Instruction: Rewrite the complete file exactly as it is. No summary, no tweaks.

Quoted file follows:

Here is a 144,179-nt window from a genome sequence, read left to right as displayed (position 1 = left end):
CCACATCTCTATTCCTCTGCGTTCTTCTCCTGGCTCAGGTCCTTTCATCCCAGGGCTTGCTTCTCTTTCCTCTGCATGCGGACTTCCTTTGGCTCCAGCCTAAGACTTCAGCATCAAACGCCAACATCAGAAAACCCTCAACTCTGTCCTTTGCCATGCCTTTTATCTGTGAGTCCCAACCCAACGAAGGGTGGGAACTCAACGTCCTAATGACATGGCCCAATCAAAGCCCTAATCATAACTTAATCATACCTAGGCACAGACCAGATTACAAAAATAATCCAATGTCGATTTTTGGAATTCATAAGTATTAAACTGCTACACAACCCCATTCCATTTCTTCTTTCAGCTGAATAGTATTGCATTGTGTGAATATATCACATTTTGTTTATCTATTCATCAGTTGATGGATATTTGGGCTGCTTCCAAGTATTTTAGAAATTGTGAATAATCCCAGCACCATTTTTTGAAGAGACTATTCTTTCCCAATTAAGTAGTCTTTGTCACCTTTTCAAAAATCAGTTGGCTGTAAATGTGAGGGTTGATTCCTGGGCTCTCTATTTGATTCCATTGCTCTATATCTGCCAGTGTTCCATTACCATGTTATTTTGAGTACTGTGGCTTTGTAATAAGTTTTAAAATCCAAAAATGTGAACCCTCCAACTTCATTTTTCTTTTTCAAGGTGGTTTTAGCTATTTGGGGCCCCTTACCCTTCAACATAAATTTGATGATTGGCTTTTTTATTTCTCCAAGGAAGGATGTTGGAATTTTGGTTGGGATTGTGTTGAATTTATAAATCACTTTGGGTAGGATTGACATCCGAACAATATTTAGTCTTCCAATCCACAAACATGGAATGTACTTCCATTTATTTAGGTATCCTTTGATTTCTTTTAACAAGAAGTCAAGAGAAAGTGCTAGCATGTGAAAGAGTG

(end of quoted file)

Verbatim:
Here is a 144,179-nt window from a genome sequence, read left to right as displayed (position 1 = left end):
CCACATCTCTATTCCTCTGCGTTCTTCTCCTGGCTCAGGTCCTTTCATCCCAGGGCTTGCTTCTCTTTCCTCTGCATGCGGACTTCCTTTGGCTCCAGCCTAAGACTTCAGCATCAAACGCCAACATCAGAAAACCCTCAACTCTGTCCTTTGCCATGCCTTTTATCTGTGAGTCCCAACCCAACGAAGGGTGGGAACTCAACGTCCTAATGACATGGCCCAATCAAAGCCCTAATCATAACTTAATCATACCTAGGCACAGACCAGATTACAAAAATAATCCAATGTCGATTTTTGGAATTCATAAGTATTAAACTGCTACACAACCCCATTCCATTTCTTCTTTCAGCTGAATAGTATTGCATTGTGTGAATATATCACATTTTGTTTATCTATTCATCAGTTGATGGATATTTGGGCTGCTTCCAAGTATTTTAGAAATTGTGAATAATCCCAGCACCATTTTTTGAAGAGACTATTCTTTCCCAATTAAGTAGTCTTTGTCACCTTTTCAAAAATCAGTTGGCTGTAAATGTGAGGGTTGATTCCTGGGCTCTCTATTTGATTCCATTGCTCTATATCTGCCAGTGTTCCATTACCATGTTATTTTGAGTACTGTGGCTTTGTAATAAGTTTTAAAATCCAAAAATGTGAACCCTCCAACTTCATTTTTCTTTTTCAAGGTGGTTTTAGCTATTTGGGGCCCCTTACCCTTCAACATAAATTTGATGATTGGCTTTTTTATTTCTCCAAGGAAGGATGTTGGAATTTTGGTTGGGATTGTGTTGAATTTATAAATCACTTTGGGTAGGATTGACATCCGAACAATATTTAGTCTTCCAATCCACAAACATGGAATGTACTTCCATTTATTTAGGTATCCTTTGATTTCTTTTAACAAGAAGTCAAGAGAAAGTGCTAGCATGTGAAAGAGTG